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    Social And Emotional Growth in 3-6 Year Olds
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    Parenting Socio-Emotional Development
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    cognitive development
    01 December 2014

    Social And Emotional Growth in 3-6 Year Olds

    3 mins read
    Socio-Emotional Development
    for Pre-schoolers
    5091 engaged
    The social and emotional growth of your preschooler is greatly linked to what she has seen in the formative first three years of her life. The way she has seen you behave is what she will pick up too, no surprises there!


    Three to six years of age is the magical time when your little one stops being little anymore. She is now, or so she likes to believe, a young lady with her own choices, preferences and circle of friends. Choosing her best friend(s) from her entire circle, deciding who she will hang out with in the park, making up her mind about her favourite colour, choosing whether she wants to be a tomboy or not – so many life-changing decisions to be made at such a young age.

    And your little trooper is out there, bracing them one after another. Here’s a little on what may be going through the little head and a peek into what to expect over the next three years.
    In this age bracket, her development will be broadly classified under the following categories:

    • Physical development
    • Language development
    • Emotional development
    • Social development
    We shall, in the context of this topic, delve a little deeper in points three and four.

    Emotional Development

    Between three and six years, your preschooler will begin to feel strong emotions and express them without a glimmer of hesitation – be it joy, anger, sadness or fear. By age five, this will move onto more complicated feelings such as accomplishment, pride and jealousy. Kids also begin associating various activities to these feelings and hence pursue them accordingly.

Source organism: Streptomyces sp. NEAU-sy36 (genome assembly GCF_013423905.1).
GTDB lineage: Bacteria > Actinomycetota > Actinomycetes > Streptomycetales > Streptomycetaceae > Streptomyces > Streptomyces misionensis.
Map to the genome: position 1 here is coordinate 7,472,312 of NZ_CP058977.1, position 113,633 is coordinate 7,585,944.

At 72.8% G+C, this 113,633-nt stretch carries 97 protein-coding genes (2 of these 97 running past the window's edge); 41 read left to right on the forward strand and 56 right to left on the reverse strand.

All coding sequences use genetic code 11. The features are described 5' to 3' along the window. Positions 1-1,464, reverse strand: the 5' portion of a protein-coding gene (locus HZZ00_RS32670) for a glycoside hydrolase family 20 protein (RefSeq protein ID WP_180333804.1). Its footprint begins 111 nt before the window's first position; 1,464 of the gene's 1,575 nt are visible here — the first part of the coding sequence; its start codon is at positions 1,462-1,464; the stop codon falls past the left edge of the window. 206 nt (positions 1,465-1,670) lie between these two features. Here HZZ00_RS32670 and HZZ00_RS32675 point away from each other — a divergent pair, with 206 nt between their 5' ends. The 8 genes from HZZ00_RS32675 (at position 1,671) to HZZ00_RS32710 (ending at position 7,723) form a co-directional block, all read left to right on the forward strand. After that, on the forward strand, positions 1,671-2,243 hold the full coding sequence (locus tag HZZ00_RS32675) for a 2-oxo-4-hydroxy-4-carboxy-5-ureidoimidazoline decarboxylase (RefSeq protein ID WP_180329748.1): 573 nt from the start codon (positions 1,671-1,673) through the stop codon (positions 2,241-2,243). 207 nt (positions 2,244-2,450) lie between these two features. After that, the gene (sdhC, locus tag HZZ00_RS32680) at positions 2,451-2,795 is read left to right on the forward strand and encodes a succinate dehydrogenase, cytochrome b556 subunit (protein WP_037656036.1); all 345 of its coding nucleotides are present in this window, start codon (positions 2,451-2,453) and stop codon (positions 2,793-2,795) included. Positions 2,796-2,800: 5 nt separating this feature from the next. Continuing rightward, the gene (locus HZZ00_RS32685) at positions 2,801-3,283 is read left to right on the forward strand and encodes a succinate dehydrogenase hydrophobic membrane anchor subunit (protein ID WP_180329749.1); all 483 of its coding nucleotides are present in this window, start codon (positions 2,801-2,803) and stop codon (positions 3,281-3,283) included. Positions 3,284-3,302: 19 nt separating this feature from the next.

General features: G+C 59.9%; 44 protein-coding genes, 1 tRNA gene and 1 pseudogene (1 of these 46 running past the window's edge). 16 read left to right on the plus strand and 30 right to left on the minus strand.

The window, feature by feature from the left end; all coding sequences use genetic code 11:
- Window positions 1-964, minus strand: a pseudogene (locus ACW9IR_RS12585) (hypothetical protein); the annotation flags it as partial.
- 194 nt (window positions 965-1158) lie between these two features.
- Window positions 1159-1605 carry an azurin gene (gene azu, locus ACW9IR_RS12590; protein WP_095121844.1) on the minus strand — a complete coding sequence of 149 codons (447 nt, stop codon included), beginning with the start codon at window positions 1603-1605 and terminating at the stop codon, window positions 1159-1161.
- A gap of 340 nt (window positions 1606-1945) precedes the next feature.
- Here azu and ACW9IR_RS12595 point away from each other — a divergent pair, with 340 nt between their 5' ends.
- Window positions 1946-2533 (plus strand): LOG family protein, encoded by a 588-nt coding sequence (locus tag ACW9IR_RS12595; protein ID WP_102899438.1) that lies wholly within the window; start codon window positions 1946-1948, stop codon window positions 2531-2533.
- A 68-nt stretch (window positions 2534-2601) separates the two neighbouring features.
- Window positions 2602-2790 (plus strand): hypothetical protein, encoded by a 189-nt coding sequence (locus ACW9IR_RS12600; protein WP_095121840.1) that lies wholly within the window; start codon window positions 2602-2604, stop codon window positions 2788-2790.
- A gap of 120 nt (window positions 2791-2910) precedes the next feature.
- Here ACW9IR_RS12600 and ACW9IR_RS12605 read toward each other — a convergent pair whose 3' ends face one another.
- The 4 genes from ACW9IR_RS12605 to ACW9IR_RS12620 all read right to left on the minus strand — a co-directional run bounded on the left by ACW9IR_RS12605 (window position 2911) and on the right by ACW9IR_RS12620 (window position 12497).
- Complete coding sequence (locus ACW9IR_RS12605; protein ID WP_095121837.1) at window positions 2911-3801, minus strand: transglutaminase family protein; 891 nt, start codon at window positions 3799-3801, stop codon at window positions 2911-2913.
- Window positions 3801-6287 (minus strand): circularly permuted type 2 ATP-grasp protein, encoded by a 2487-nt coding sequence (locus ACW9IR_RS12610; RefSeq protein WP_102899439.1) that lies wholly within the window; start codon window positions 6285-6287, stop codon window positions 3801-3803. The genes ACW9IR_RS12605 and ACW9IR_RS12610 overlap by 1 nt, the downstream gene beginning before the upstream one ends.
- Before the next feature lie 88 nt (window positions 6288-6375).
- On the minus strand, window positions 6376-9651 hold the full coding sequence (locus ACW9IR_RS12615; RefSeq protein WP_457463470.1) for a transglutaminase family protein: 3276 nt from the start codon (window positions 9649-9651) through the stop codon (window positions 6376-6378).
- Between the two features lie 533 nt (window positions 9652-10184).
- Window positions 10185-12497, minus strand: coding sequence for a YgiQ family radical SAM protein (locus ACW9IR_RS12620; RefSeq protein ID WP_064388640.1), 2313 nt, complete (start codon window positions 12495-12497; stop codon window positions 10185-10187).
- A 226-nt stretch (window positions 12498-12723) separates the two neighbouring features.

They also become independent in terms of being completely potty-trained. Hence, the streak of independence also grows to at least a couple of metres long. Choosing where she will go, what clothes she will wear, books she wants to read, people she wants to meet and so on – her opinions has to be valued now.
    This is also the time they will try and communicate with you. Be very attentive to what she is saying. She may try and convey to you some hard facts through a make-believe character. You may actually encourage her to do so, which will give you a good insight into her head without seeming to overwhelm her.
    During this phase, it is very crucial that she has your complete support and presence. Much as she prefers her ‘independent’ tag, the choices she makes will still be guided by your subtle reactions and expressions to her thoughts. There will still be a doubtful glance coming your way just as she is about to step out in her new collection of dresses. And your encouraging smile and hug will seal the choices in her mind.

    Social Development

    The inquisitive mind has been always been awake in your little one. However, until now you have been successful in distracting her attention to something more comfortable. The next three years, however, may not be that simple. The niggling questions will refuse to go away, no matter how hard you try. And some of the awkward ones may pop up. She is beginning to learn to socialise. You can assist her during this phase, by helping her develop her thoughts on the concept of right and wrong. Now is the time when a lot of her decisions will be guided by it.

    Most of the traits you will see in your little one now, in terms of social and emotional behaviour is who she naturally is. So, you will have a clear picture of whether your preschooler is the spotlight-seeker of the class or the silent dove. This will help you assist her in overcoming her traits in carving a place for herself too.

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